It was a surprise.

Few people have done more to combat air pollution than Mary Nichols, but here she was, at breakfast in a coffee shop on Larchmont Boulevard, saying that California has more pressing problems than climate change.

Nichols, quick to smile but quietly forceful, is a fierce fighter for the environment. A professor in residence at the UCLA School of Law and a member of the UCLA Institute of the Environment and Sustainability, she is chair of the California Air Resources Board — for the second time. Forty-five years ago, fresh out of Yale Law School, she filed the first lawsuit under the Clean Air Act. Since then, she has reduced diesel emissions, taken steps to repair the ozone layer, decreased acid rain, curtailed particulates in the atmosphere and, most recently, overseen sweeping changes to cut greenhouse gases and slow global warming. She drives an electric car.

So it came as a bit of a shock to hear her say: “Fixing the budget may be more important for the moment.” She paused over a soft-boiled egg. “Housing, education — these are serious problems. There’s a need to address them.”

But then Nichols pointed out an important difference. Education, housing, the state budget are, one would hope, short-term troubles. On the other hand, climate change, although it can seem remote and incremental, is “an existential issue for the world.”

California, she said, should never relinquish its leadership in charting the course against it, because climate change has implications for mankind.

The long fight for clean air

Last spring, Nichols delivered a commencement speech at Harvey Mudd College in Claremont. President Maria Klawe introduced her by passing along gratitude from an alumnus, who recalled that in his days as a student he could rarely see Mount Baldy, and who thanked Nichols for getting rid of the smog that hid it.

Rarely flustered, Nichols seemed taken aback to be given credit for the view, but she accepted the compliment and shared it. Credit, she told the graduating class, belonged not just to her but also to “a few thousand other people.” Because of a combined effort, she said, “We can see Mount Baldy on most days from this campus. The Air Resources Board, back in the 1970s, had to fight to get to that point. We thought we knew what could be done. …But the lobbyists and the lawyers…told us it couldn’t be done.”

Tenacity is one of Mary Nichols’ defining characteristics, particularly on behalf of important causes. As a student in Ithaca, N.Y., during the 1960s, she demonstrated for peace. With a group from Cornell, she went to Tennessee to register voters. During law school at Yale, she visited California and saw firsthand that the environment was in danger.

“We got to Los Angeles in the late afternoon,” she told the L.A. Times. “I remember descending into the basin, driving west toward Sunset Boulevard and being astonished by the peculiar color of the air. It was a kind of flaming orange – not a natural color but a peculiar Day-Glo, chemical kind of orange.” When she moved to L.A. in 1971 with her husband, she joined the Center for Law in the Public Interest to lead its battle against air pollution.

She sued California under the Clean Air Act to force the administration of then–Gov. Ronald Reagan to meet the EPA’s anti-pollution requirements. Nichols won, but she discovered the frustrations of using litigation to compel improvement. She encountered foot-dragging by both industry and government. Reagan was unwilling to force faster progress.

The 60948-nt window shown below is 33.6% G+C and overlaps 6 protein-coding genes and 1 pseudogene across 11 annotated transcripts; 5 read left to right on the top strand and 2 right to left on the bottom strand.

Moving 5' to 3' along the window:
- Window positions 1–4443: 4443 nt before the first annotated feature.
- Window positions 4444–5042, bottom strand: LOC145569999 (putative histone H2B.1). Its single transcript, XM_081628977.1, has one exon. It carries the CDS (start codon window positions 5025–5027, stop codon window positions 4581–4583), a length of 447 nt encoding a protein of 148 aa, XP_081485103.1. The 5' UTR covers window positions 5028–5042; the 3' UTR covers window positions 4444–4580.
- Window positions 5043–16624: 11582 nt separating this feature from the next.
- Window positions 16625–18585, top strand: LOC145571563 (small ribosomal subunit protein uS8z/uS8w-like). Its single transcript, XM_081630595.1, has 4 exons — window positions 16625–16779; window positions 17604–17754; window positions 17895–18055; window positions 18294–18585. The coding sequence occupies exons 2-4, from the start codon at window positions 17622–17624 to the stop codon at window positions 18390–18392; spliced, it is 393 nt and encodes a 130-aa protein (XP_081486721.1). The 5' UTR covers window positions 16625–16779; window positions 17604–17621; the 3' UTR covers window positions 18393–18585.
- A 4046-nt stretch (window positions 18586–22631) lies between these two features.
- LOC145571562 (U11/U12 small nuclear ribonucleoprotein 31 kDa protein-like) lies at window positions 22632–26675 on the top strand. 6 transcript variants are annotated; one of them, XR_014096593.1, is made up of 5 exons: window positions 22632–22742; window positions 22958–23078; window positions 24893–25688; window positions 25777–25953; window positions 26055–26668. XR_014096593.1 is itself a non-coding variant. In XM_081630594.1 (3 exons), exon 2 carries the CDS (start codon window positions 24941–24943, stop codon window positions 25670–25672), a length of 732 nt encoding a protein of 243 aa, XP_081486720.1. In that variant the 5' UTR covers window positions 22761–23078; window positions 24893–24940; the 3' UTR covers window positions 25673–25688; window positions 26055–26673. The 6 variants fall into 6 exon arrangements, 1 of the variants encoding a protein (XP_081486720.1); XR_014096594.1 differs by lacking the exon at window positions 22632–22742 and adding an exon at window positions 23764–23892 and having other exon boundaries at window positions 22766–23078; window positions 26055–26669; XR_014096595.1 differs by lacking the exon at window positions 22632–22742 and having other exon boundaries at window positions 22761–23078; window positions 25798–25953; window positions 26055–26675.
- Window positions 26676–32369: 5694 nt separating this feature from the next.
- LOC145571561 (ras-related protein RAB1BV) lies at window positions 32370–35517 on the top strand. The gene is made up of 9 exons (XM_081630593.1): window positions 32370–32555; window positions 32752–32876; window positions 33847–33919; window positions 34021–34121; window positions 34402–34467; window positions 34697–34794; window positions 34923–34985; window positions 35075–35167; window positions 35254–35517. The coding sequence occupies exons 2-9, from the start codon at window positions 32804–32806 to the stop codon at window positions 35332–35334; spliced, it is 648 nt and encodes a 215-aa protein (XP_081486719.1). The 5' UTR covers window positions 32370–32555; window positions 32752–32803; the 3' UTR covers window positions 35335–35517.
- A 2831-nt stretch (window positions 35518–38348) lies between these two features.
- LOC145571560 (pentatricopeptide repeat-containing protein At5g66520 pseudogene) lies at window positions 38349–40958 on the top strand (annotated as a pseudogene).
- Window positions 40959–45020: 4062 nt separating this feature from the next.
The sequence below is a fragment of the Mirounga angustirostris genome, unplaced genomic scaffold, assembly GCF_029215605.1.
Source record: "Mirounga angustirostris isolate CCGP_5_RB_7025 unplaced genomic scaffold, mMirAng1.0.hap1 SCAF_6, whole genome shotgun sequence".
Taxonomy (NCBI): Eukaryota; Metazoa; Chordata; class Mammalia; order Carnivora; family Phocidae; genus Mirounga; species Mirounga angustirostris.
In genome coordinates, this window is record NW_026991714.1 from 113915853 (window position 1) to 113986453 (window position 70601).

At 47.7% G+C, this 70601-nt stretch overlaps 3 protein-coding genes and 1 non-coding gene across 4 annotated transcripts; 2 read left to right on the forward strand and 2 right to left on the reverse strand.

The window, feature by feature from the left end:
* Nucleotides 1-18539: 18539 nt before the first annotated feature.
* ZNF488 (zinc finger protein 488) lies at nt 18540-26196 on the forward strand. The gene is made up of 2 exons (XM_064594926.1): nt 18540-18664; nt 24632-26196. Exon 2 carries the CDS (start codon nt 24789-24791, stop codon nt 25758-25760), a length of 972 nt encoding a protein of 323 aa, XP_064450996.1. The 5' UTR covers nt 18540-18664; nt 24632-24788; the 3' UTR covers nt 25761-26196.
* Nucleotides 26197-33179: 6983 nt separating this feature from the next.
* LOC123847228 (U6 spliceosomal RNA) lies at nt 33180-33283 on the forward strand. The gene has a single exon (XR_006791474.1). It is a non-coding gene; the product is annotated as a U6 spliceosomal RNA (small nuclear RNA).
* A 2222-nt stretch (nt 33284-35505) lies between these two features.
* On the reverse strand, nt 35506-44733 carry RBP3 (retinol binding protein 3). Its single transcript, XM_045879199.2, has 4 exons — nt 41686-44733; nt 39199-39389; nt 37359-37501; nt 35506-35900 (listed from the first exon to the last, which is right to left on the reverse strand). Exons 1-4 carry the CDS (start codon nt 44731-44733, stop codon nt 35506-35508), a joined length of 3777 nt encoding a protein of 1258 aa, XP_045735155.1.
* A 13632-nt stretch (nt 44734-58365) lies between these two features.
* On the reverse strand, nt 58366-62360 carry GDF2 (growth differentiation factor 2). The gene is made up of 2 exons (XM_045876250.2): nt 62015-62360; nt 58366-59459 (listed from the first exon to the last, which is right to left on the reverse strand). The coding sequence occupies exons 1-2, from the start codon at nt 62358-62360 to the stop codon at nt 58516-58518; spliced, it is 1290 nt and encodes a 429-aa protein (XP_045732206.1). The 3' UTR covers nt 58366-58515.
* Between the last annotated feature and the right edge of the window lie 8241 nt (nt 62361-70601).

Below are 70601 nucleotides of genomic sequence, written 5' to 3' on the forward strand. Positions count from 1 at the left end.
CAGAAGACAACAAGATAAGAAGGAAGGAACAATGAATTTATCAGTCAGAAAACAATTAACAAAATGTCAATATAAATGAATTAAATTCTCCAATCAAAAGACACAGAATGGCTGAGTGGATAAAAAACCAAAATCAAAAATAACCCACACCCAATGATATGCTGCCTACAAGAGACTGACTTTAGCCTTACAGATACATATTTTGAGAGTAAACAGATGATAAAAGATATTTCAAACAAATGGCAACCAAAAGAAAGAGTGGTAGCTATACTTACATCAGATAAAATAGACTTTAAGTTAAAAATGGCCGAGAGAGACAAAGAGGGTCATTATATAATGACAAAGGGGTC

But Mary Nichols did not give up.

In 1974, she met with Jerry Brown, 36 at the time, who had picked his way through a crowded field and been elected to the office that Reagan had won from Brown’s father eight years earlier. Young Gov. Brown was a strong environmentalist (see the Q&A in this issue). He and Nichols hit it off. They shared — and still do — an unusual blend of philosophical curiosity and a pragmatic approach to politics. Brown offered her a spot on the Air Resources Board, and she accepted.

She focused squarely on smog. Under her leadership — and with support from Brown, who elevated her to chairman a few years later — the ARB demanded improvements in pollution control for automobiles, which the Clean Air Act allowed specifically for California. Car companies balked. General Motors and later Ford famously complained that if Nichols and her agency had their way and companies were required to install catalytic converters, it would bankrupt manufacturers. Nichols did not back down; both Ford and GM, it bears noting, are still in business.

Nichols dove ever more deeply into the complexities and politics of air quality. In 1993, President Clinton put her in charge of the Office of Air and Radiation at the Environmental Protection Agency in Washington.

The chief threat then was acid rain. Congressman Henry Waxman and others secured a set of amendments to the Clean Air Act in 1990 that allowed EPA to develop a cap-and-trade program. Nichols and her colleagues refined and implemented the program. She also confronted ozone depletion and a growing awareness of the dangers of particulates in the air.

Those were important achievements, but not the crowning moments of Nichols’ career, which has otherwise been rooted in California. “I had a great staff and a fearless boss, Carol Browner,” Nichols said of her time in Washington. “But I found the federal government mired in bureaucratic intrigue…And I missed California.”

Read the complete story in UCLA Blueprint's Spring 2016 issue.